Two entrepreneurs turn discarded skis into outdoor furniture
Call it a case of the New Yankee Workshop meets Bode Miller.
Except for the flouring of sawdust that covers everything in Mike Bellino's workshop here, the place looks more like a used sporting goods store than a furniture factory. Skis in seemingly good condition poke out of almost every nook. Dozens droop off the top of a salvaged refrigerator. More fill corners of a breezeway to the backyard, where hundreds – organized by brand and color – occupy long rows.Skip to next paragraph
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As alluring as these skis are, Mr. Bellino hasn't spent a fortune to amass 100,000 of them, most of which he stores in four garages until partner Ken Moreau turns them into something worthy of Norm Abram – Adirondack chairs. Except for some shipping costs, he hasn't paid a cent. "The concept of free skis – it's just fantastic," says Bellino, founder of Skichair.com, grinning. "It's like being a kid in a candy store."
Bellino gets skis and snowboards free for the same reason that tons show up in landfills: There's no market for them. As Mr. Moreau notes, "The technology of the ski industry changes so quickly that a ski that's three years old is obsolete." Plus, skis get fabricated with slight defects or returned under warranties, all of which makes them unsellable. As a result, decent equipment often ends up in a Hefty bag – or Bellino's pantry.
Now a boutique industry is springing up to use the discarded equipment for everything from Burton benches to Salomon swings, minus the bindings, of course. Call it the New Yankee Workshop meets Bode Miller.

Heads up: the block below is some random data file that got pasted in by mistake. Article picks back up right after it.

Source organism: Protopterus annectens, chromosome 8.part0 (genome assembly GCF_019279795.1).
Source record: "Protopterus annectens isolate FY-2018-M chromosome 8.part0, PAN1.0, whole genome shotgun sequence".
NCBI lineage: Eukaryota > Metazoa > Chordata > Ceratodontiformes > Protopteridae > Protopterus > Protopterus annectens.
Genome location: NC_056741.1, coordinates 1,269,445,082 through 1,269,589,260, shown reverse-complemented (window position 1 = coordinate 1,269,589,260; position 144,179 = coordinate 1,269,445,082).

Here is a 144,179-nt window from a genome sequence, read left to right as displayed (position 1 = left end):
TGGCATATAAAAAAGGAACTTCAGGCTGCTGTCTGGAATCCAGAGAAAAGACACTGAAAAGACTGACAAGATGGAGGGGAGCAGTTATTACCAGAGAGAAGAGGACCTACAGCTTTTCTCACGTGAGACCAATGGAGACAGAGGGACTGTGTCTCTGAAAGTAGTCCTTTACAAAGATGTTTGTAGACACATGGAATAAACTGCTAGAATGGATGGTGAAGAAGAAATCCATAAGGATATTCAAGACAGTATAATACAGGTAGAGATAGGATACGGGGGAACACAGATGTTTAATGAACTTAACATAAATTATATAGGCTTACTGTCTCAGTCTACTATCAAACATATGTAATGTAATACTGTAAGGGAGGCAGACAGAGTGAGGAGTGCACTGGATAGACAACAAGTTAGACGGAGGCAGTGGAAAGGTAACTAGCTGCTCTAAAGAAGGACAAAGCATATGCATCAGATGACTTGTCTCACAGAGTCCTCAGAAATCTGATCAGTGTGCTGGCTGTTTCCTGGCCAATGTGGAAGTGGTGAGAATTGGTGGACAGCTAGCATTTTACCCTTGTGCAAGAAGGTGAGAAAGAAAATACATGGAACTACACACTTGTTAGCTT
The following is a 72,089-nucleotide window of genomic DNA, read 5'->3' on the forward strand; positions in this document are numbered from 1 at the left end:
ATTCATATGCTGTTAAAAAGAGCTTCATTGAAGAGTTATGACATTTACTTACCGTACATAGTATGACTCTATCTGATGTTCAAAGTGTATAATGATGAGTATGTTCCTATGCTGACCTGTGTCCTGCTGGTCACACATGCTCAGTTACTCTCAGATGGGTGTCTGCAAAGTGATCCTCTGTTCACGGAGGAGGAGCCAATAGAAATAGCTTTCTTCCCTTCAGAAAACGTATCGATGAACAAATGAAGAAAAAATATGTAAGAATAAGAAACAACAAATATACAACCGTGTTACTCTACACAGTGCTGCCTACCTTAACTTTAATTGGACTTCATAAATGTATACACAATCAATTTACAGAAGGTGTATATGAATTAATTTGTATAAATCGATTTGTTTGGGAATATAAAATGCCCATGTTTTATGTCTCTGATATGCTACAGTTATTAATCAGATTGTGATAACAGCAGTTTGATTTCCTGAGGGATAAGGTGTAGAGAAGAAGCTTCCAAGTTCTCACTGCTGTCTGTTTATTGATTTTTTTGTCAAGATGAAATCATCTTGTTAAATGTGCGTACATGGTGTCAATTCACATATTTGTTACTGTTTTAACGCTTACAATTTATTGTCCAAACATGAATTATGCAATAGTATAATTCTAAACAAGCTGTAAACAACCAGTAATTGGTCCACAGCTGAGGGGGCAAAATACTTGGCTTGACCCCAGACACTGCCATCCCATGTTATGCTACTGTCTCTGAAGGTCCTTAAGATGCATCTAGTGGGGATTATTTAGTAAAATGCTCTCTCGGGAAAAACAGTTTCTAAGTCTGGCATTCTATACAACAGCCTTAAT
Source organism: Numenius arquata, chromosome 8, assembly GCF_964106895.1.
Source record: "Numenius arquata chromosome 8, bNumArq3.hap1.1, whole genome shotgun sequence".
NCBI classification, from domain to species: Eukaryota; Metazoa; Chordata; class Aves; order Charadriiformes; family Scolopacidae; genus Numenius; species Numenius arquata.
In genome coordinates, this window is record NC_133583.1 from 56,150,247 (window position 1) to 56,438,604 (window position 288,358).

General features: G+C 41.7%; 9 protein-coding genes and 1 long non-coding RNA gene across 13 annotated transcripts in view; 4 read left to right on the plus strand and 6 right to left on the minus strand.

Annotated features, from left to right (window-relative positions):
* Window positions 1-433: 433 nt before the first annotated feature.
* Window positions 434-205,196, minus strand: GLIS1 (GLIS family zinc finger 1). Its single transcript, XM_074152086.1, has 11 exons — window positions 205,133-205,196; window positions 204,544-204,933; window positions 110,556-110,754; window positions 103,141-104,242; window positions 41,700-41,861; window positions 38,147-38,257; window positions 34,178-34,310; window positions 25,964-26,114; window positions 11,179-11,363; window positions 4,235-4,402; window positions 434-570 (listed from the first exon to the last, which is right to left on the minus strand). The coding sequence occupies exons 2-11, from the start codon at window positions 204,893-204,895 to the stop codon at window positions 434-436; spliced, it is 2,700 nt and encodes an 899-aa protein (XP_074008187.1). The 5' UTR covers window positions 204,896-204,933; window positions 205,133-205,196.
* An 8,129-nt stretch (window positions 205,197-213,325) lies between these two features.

The ski industry itself is encouraging some of the entrepreneurialism. The idea of skis being thrown away like Q-tips detracts from the industry's high-profile efforts to go green. Resorts are doing everything from putting solar panels on chalet roofs to reducing food waste at cafeterias.
SnowSports Industries America (SIA), a trade group, is exploring prospects for melting old skis and recycling polymers into, say, decking for ski lodges. The hope is to do something useful with the five to seven pairs of skis that, the SIA estimates, collect dust in the garage of the typical person who's skied for 20 years. "We were looking at different ways to repurpose" used skis, says Greg Schneider, an SIA consultant on recycling. "And the only way that we really saw was to make it into furniture."
This is where the "Chair Man of the Boards," the official job title for Bellino, comes in. He and Moreau have turned cast-off skis into a $250,000 a year business. Low-cost inventory allows them to turn a 50 percent profit on chairs and benches sold through a network of dealers – more when he sells directly to customers over the Web. Furniture pieces go for $300 to $500 a piece. But as much as the business model suits this stocky guy whose motto is, "if it's free, it's for me," his initial motivation was neither the money nor saving the environment.
"It was more the cool factor," says Moreau, a laid-back snowboarder who wears red-and-white high-top sneakers to work. Bellino admits it. He wanted a cool alternative to plastic outdoor furniture for his deck at home. So in his garage, he incorporated skis into plans he got from Reader's Digest for building an Adirondack chair. Soon, friends started asking him for ski chairs as wedding gifts. He kept his day job in high technology recruiting, but when the dotcom boom went bust, he scaled up his furniture business.
One call changed his life. He asked skimaker Rossignol if the firm could spare any closeouts or unsellable skis that they'd rather not pay to discard. He offered to cover the cost of the shipping. A few days later, a tractor trailer pulled up at his suburban house with 25,000 skis.